Small communities dot the countryside of Slothjemia, and are both more numerous that in other lands, and more diversely populated. This is due to the fact that in other nations, small towns have to worry about the threat of monsters and goblinoids. In Slothjemia, those elements are the population itself. This allows the nobility to increase their tax base, and utilize more of their resources towards agriculture or industry. When a viable threat is identified, the constabulary, and if need be, adventurous individuals, are relentless in bringing it to heel.
Grundoon was at the very front of his soldiers when they arrived in Garvin’s Gap. The storm clouds were darker here, and everyone could smell the burned magick in the air. The rain was not coming down hard, but it was steady, and showed every sign of getting worse. The sun had already set, and to the eyes of humans there was not much to be seen. The infravision of the goblinoids and demihumans, though, revealed somewhat more. The ruined buildings, scattered Slothjemian soldiers behind hastily thrown together barricades, and from where the gap in the mountains widened into the once active farmlands, they could see what looked like a massive dwarven war machine sitting at an awkward angle, with smoke billowing out of a gaping hole in its’ side to the east alongside the southern edge of the valley. All around the gap the mountains rose steeply from the valley, and in most places, there was no slope, but the hill had been cut into by the farmers to increase the size of their workable land. The handful of trees in the gap were now little more than smoldering stumps, cut down by artillery and spellcraft. Craters dotted the visible terrain and were filling up with rain water.
One of the farm houses on the west side of the three-way road junction was serving as the military headquarters for Slothjemian forces. Grundoon got off of his horse and headed for the mostly destroyed structure. Three of its’ stone walls were still standing and the roof had partially caved in. Huddled inside were a handful of men and women, all that was left of the 1st Army’s officer staff. Lightning crackled overhead, illuminating the entire valley for just a moment now and again. The rain and cloud darkened night though made visibility extremely difficult. Even with the flashes of lightning, it was impossible to make out much of the Romillian dominated eastern side of the valley. It looked as though they had maneuvered their own carts and wagons into position to provide a defense against a nighttime attack from the goblinoids. Judging from the sorry condition of the remains of the 1st Army, Grundoon knew that they posed no threat to the Romillian invaders.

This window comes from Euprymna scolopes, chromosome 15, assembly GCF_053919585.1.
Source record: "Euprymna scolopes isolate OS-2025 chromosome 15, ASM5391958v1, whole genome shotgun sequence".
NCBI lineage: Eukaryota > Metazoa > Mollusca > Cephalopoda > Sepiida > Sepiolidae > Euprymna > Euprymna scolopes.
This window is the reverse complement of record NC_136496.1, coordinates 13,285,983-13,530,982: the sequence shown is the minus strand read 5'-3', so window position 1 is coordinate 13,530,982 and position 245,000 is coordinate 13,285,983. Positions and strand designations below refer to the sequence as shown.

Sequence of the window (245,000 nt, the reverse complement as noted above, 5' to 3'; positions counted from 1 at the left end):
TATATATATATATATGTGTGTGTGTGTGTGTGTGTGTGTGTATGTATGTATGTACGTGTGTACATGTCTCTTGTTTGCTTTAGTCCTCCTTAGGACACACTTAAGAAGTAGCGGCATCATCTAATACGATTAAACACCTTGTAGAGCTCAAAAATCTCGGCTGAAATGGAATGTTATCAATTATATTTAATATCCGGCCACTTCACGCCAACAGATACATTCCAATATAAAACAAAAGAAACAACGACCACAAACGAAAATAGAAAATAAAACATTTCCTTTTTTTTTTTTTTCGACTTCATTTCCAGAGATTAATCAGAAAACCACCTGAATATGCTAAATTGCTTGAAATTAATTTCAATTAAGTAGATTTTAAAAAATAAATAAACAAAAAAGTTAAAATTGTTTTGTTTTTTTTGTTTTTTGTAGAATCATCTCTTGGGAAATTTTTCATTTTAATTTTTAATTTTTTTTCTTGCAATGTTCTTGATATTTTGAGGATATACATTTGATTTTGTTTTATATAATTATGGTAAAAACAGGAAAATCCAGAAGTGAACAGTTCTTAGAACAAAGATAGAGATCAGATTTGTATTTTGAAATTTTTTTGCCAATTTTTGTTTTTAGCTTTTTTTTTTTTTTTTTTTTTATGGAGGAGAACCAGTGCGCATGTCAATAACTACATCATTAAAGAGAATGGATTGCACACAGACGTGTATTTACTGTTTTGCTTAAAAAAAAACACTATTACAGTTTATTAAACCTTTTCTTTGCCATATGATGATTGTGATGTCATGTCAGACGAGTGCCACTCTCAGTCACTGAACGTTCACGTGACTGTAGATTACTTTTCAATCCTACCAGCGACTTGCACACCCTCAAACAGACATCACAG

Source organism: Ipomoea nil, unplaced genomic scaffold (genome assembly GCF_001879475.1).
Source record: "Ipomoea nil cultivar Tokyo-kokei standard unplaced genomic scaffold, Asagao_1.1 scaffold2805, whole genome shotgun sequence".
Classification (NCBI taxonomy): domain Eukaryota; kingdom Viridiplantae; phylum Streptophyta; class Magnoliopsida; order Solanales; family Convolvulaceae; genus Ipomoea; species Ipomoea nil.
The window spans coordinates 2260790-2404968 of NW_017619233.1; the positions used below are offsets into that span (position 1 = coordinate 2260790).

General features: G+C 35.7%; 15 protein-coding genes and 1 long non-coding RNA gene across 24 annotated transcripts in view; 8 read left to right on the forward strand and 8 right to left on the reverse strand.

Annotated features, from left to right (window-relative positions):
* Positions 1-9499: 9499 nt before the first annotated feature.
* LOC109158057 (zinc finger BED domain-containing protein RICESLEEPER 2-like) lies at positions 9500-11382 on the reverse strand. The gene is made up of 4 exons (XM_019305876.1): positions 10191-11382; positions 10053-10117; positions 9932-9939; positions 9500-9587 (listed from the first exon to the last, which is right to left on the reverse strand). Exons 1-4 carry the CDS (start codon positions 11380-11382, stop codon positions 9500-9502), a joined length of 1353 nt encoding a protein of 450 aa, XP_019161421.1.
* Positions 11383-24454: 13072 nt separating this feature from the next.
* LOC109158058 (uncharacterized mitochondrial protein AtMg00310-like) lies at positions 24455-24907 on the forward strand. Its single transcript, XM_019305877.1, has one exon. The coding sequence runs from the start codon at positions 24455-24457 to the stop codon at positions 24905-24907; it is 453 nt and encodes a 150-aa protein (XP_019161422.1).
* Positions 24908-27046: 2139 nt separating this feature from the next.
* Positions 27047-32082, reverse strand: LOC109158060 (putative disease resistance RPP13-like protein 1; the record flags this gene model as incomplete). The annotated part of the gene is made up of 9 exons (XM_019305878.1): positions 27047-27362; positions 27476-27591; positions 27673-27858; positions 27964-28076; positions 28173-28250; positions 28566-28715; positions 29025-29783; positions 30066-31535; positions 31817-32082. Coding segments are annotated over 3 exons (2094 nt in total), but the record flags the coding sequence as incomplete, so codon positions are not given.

The orc general pushed aside some rubble and strode confidently into the three-sided farmhouse. A guard snapped to attention and saluted with a bloodied hand. “Attention!” he hollered into the open room, barely audible over the pealing thunder. The soldiers in the room all stood upright, clearly taken by surprise. Grundoon gave them all a quick look over.
There was a captain and a half dozen or so lieutenants with a similar number of sergeants and corporals, huddled around a small pile of papers and a map on a dilapidated old table in the driest corner of the shattered farmhouse. They all saluted Grundoon. He returned their salute. The orc general pointed to the captain. “Are you in command here?”
The captain, a male orog, nodded. “Aye, sir.” The orog stepped forward. “My name is Grokwan. Highest ranking officer in what is left of the 1st Army.” He looked at Grundoon with a mix of thankfulness and incredulity. “And who are you?”
Jandle handed the captain a bundle of papers. Grundoon said “I am General Baron Shr Grundoon von Vorkel of the 6th Army. We’re here to keep the Romillians from breaking through to Summit Village.” The general looked around again at the soldiers in the room. “How many troops do you have left?” With only this number of officers left alive, there couldn’t be many soldiers left to command.
Grokwan replied “About six hundred, sir. We are consolidated here in a line roughly along the north-south road facing the eastern road.” The captain pointed at the map. “We have held them off today, but they keep bringing up more reinforcements from up the road in Romillia.” He looked intently at Grundoon. “They seem to be cramming every soldier they have into this valley.” The orog smiled. “When they renew their attack in the morning we will be wiped out.”